School papers, Essays, Dissertations/Who/Whoever & Whom/Whomever



The topic of pronouns such as who/whoever and whom/whomever is extremely tricky one and many writers struggle a lot with the correct usage of these two pronouns in their essays and papers.

I have read some information about them, but I don't know if I can correctly figure out which is the correct one. Various sources say that him=whom and he=who trick should be used to figure out which one is correct. Moreover, object and subject rule should also be kept in mind.

Subordinate clause also plays a great role in selecting the correct form of pronoun.

Ok, let's take some examples:-

1) You can select any candidate who/whom you think is fit for the job.

"You think HE is fit for the job" So who is correct.

2) If I had known who/whom that was, I would have spoken to him.

"If I had known that was HIM, I would have spoken to him." So whom is the correct choice here.

3) Jason was the person about who/whom we said was sitting at the back row.

"We said HE was sitting at the back row." So who is correct.

4) Ralph is the person whom/who he says can win the match for us.

"He says HE can win the match for us." So who must be the correct choice here.

5) Jerry criticize Terry whom/who he says uses bad language in the class.

"He says HE uses bad language in the class." So who is correct.

6) He guides whom/who/whomever/whoever he wills.

"He wills" is the subordinate clause here. Subordinate clause says, "He wills". Since subordinate clause starts with "He" and contains verb, then "whoever" is the correct choice here, I believe.

I don't know if my sentence choices are correct or not, but I believe they are correct for the reasons I mentioned.

I am awaiting your answer.



Who/whom is one of the features of the language that a great many people get wrong. Plus, preferences in ambiguous situations may very well be changing. In many instances, even if you get it wrong considering the formal rules, no one will be bothered by it, or perhaps even notice. And, in some cases if you choose "whom" correctly, it will sound a bit pedantic to many native speakers. All that said, let's take them in order.

1. WHO is correct. But I think its better to say, "You can select any candidate you think is fit for the job."

2. This is a little strange. I don't think you can use the "him=whom" rule here. The structure of the sentences you're comparing is a bit different. Also, I think any native speaker would think "whom" really strange in that sentence. I'd go with "who."

3. Correct.

4. Correct.

5. Correct. (note that the verb should be "criticizes".

6. I thing "whomever" is the choice here because I think it is the object. But again, I doubt if most native speakers would be upset with the other choice.

Hope this helps.

---------- FOLLOW-UP ----------


Thanks for your very swift reply.

I would like to know that why can't we use he=who and him=whom rule in the second sentence when the fact is that the place of "him" makes perfect sense in that sentence.

"If I had known him, I would have spoken to him."

But why can't we apply the rule in this one when it is applies in all the sentences?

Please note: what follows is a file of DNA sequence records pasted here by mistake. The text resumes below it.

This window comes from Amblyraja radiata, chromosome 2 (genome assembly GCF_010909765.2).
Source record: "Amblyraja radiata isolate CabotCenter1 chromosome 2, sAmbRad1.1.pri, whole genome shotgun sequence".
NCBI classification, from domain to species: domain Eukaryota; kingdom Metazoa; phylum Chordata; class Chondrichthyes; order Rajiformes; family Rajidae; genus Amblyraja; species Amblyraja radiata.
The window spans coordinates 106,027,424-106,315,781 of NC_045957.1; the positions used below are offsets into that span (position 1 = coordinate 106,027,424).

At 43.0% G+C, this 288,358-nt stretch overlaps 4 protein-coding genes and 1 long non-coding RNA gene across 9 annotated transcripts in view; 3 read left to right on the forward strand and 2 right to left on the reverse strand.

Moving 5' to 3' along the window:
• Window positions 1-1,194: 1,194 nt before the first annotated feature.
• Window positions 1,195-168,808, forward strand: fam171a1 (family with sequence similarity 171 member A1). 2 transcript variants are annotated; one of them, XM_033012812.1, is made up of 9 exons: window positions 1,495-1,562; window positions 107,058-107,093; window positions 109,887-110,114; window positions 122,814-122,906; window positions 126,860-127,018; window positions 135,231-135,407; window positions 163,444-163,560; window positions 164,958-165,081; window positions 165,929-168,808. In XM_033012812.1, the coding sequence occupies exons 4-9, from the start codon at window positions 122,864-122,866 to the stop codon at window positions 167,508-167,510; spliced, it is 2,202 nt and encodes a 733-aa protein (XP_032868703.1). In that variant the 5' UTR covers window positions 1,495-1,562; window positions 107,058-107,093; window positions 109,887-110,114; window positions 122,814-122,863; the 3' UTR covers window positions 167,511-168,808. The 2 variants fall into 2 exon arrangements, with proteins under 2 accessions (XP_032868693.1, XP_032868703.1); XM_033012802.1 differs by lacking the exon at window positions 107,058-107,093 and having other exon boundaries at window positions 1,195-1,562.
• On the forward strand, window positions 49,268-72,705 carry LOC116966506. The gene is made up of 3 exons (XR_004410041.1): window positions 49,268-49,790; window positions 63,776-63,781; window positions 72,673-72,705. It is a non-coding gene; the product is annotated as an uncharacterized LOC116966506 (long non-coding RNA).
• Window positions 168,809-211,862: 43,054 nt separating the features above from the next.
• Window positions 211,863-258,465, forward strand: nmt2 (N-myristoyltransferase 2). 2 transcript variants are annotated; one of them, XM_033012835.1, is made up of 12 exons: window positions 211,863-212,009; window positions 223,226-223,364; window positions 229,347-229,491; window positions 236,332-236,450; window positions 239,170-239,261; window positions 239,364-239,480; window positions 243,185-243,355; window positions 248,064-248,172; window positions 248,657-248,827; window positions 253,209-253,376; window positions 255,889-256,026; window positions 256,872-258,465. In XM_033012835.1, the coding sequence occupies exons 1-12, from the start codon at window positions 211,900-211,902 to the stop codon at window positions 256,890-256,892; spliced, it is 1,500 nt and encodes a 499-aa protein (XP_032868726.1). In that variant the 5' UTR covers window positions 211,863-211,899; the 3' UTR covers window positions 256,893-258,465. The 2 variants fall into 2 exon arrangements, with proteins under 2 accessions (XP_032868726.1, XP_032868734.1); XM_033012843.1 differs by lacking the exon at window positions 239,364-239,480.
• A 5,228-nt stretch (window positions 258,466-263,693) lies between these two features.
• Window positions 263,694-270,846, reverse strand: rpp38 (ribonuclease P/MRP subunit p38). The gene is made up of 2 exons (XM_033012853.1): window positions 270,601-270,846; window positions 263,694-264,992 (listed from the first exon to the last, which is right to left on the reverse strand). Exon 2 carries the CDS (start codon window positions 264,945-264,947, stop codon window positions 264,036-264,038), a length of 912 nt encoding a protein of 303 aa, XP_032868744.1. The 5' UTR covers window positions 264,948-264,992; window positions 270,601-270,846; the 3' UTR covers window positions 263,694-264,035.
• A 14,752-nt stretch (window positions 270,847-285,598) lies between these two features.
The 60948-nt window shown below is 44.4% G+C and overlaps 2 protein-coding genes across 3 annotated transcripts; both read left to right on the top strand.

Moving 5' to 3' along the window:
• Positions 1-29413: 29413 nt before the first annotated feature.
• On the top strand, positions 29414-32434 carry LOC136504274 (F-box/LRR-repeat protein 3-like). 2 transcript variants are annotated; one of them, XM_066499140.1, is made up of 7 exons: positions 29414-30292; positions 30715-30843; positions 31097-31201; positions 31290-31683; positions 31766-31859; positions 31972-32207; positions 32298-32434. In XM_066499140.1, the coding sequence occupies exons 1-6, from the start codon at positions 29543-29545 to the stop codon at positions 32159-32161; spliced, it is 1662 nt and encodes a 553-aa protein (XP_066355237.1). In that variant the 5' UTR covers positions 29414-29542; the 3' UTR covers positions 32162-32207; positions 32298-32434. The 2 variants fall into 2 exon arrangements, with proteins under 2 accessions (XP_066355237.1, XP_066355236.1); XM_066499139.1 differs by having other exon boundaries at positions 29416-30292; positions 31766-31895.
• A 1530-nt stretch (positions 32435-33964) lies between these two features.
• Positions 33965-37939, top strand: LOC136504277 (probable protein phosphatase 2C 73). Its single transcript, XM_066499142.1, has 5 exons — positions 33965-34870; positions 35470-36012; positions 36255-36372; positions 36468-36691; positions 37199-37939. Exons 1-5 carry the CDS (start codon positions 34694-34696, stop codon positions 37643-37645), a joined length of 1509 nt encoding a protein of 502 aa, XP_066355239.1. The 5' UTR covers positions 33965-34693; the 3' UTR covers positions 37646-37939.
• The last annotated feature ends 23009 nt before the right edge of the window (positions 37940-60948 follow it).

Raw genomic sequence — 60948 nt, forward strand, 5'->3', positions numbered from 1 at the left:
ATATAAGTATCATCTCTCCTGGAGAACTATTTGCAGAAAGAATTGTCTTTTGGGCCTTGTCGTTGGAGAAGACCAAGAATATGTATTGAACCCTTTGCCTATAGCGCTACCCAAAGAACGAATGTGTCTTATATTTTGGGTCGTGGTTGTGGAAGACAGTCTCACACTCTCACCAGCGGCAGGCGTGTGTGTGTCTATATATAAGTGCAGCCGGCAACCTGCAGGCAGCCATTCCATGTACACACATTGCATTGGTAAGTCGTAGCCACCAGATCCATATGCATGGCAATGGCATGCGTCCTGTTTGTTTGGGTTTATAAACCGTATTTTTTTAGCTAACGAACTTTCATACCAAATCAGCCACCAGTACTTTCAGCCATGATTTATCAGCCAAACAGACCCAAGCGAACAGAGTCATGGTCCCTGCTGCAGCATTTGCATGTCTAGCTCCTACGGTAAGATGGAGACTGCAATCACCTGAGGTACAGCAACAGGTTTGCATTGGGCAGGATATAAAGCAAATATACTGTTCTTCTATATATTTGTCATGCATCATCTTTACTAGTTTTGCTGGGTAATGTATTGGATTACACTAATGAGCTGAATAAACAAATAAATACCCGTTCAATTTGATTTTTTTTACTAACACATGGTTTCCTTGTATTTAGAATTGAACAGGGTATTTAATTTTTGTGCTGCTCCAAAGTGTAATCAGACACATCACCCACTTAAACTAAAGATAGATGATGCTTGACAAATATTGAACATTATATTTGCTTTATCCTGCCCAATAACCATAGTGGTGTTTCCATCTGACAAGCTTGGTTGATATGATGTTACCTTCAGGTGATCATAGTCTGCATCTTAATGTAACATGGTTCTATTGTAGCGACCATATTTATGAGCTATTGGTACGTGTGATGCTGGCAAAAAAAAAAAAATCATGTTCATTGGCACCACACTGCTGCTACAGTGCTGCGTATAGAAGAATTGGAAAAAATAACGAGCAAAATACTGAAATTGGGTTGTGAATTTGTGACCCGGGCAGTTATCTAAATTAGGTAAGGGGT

Moreover, I did a little google search on the internet about "whoever he wills" and I found English translators of Quran have translated several verses as "God guides whomever he wills."

I think the rule of subject and object supersedes the rule of he=who and him=whom.

Hi Ryo,

Sorry if I didn't explain it adequately. Your two sentences in which you compared the he/him - who/whom in number 2 are not really alike.

If I had known who/whom that was, I would have spoken to him.

"If I had known that was HIM, I would have spoken to him." So whom is the correct choice here.

A better comparison would be, "If I had known who he was, I would have spoken to him."

The "If I had known that was him" phrase is a different construction.

Now, one think I should warn you about is that I am not really a grammarian. I'm a good writer and editor, but my skills come mostly from practicing, which I do every day to make my living, and from reading a lot. They don't come from having memorized the rules of grammar. So when we need a rule, I'm likely to refer you to one of the excellent online sources such as the Purdue University site.

If you really want to know both rules and best practices in English, I recommend Brian Garner's "Modern English Usage" in its most recent edition. It's a bit expensive (around $35.00) from Amazon, but very useful. The edition I have (which I will now replace) is titled "Modern American Usage" and was published in 2009. According to the reviews on Amazon of the 2016 edition, it is significantly expanded and internationalized. Garner is not only a superb lexicographer, he is a witty writer. It's fun just to pull it off the shelf and read a couple of entries now and then. I'm not suggesting this to keep you from asking me questions. I'll always welcome them. But that'a very good, and fun, reference.

Hope this helps.

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Dan Smith


I have been a professional writer and editor for more than 30 years, taught speech and English composition at the university level, and have developed speech and English composition courses and seminars for businesses. I am experienced in editing a wide variety of materials, especially business, scientific, and other academic papers. I am familiar with all the major style guides.


I have edited any number of graduate papers and other technical materials in such advanced fields as civil and electrical engineering and semiconductor fabrication. I have extensive experience in working with non-native English speakers.

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